PSA Peugeot Citroen's move to axe 850 UK jobs has been heavily criticised by trade unions.
However, it must be seen in the context of exogenous factors, principally the relocation of car manufacturing jobs to countries with lower labour costs. This globalising trend cannot be reversed, but with a benign economic climate and low unemployment, there is no need for Britons to panic at Peugeot's choice.
The job losses will centre on Peugeot's Ryton plant, near Coventry, UK, reducing production at the factory from three shifts a day to two during the summer. Furthermore, the company has not committed itself to continuing production at the plant after 2010, when production of the 206 is scheduled to end. According to the company, the cutbacks have come as a result of dwindling sales of the supermini model line, a reduced demand for small cars and increased competition.
The proposed job losses come in the light of Ford's decision to move production of Jaguar cars from Coventry to Birmingham, resulting in 400 voluntary redundancies. There are also concerns that MG Rover's Birmingham factory could also start shedding jobs if the firm is bought out by China's Shanghai Automotive Industry Corporation.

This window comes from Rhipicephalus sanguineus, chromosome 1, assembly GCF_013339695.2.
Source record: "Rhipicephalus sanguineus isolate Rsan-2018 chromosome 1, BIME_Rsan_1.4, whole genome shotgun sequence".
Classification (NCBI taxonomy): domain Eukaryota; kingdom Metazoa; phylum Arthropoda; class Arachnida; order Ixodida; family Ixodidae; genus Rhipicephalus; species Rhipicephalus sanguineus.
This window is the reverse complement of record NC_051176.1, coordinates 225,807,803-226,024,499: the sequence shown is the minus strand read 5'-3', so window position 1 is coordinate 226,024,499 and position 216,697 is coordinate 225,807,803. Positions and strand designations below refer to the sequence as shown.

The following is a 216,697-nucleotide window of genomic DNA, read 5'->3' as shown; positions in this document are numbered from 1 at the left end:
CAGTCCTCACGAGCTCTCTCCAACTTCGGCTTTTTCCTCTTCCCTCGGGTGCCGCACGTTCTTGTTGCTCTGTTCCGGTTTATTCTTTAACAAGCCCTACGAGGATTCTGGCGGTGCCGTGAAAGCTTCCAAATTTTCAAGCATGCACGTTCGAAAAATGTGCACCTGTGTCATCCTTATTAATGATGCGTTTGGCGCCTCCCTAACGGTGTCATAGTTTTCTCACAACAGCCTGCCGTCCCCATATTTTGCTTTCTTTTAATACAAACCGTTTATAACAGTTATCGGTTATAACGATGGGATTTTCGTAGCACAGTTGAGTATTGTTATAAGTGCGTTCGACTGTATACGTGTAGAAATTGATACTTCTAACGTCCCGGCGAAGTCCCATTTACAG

The common theme underpinning this scaling down of production in the UK is the need to shift manufacturing to developing countries in eastern Europe and Asia, where labour costs are often only half those of western European countries. For example, Peugeot's competitor, Renault, is to increase production in Romania and GM has recently announced a doubling of output in India. Competition between manufacturers is such that if one firm reduces its costs by moving its production operations abroad, many of its rivals feel obliged to follow suit.
While news of Peugeot's shift has caused understandable dismay among workers' representatives and politicians, it should be remembered that the UK continues to enjoy general economic prosperity and near full employment. Indeed, it could be argued that Britain has itself benefited from the globalising trend as continental companies such as Peugeot opted to set up operations in the UK rather than investing in the struggling, less flexible economies of the Eurozone.
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